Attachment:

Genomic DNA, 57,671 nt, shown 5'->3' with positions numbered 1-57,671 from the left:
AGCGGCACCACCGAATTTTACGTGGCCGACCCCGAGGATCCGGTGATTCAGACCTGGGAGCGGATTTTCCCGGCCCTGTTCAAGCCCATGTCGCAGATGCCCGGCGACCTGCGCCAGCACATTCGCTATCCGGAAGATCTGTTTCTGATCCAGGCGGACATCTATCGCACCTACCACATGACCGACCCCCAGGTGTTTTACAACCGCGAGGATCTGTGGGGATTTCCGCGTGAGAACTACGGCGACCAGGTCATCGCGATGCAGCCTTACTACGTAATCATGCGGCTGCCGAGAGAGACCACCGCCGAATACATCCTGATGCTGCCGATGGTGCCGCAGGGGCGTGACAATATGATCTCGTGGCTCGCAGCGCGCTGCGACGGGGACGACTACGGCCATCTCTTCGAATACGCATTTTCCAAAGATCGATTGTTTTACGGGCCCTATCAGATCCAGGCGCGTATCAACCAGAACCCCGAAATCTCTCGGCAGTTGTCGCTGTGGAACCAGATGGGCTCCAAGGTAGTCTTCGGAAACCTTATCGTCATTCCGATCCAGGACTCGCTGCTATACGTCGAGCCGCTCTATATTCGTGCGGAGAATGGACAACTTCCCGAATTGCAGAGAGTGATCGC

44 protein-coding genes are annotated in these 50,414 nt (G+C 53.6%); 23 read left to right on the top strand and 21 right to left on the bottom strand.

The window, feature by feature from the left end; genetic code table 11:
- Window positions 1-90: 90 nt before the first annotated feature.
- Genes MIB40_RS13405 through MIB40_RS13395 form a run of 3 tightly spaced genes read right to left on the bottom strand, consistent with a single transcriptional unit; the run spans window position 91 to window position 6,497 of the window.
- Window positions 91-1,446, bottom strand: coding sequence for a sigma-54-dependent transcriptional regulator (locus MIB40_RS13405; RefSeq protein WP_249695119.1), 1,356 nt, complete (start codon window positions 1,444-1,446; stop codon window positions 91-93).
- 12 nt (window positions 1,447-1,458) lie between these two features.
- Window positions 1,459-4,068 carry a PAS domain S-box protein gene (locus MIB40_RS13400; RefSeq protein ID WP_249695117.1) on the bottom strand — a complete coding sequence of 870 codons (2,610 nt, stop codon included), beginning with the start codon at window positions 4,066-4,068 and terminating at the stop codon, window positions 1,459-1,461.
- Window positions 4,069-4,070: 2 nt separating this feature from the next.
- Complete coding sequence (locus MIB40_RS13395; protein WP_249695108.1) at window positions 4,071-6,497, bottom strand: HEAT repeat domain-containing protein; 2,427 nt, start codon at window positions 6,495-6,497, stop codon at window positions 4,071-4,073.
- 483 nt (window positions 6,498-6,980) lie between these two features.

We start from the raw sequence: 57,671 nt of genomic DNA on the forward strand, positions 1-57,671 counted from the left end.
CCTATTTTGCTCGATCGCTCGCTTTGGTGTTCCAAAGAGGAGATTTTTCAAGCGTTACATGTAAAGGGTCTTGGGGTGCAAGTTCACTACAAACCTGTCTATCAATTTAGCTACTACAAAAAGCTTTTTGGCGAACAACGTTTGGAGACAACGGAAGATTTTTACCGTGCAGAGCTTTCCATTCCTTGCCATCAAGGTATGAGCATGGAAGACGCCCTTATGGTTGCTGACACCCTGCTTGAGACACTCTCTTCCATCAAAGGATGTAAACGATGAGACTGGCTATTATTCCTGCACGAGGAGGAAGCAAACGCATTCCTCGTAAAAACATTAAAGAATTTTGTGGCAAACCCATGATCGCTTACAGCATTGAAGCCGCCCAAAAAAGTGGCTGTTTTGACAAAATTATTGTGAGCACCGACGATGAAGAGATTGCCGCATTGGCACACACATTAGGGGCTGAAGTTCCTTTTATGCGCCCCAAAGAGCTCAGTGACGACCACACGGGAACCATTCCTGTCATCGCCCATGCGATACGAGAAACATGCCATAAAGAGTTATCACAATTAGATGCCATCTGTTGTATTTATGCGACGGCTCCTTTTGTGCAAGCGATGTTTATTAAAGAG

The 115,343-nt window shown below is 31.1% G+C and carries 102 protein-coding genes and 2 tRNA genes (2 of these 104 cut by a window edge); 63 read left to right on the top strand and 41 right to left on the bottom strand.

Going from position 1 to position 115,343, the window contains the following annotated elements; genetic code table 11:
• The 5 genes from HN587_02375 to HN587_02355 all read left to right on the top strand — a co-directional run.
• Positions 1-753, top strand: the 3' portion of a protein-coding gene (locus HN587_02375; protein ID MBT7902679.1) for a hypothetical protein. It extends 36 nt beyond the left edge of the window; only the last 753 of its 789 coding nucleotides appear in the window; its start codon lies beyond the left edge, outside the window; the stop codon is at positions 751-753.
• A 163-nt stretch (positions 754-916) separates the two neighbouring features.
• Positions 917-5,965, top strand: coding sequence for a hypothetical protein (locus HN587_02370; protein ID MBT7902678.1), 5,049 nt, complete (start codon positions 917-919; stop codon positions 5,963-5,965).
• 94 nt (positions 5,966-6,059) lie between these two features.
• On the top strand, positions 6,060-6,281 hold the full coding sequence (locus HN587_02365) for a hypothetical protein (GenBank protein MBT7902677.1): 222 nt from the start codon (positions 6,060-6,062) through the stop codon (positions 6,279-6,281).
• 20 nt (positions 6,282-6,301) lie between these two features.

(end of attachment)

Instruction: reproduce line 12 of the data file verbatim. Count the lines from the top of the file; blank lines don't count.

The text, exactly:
- 483 nt (window positions 6,498-6,980) lie between these two features.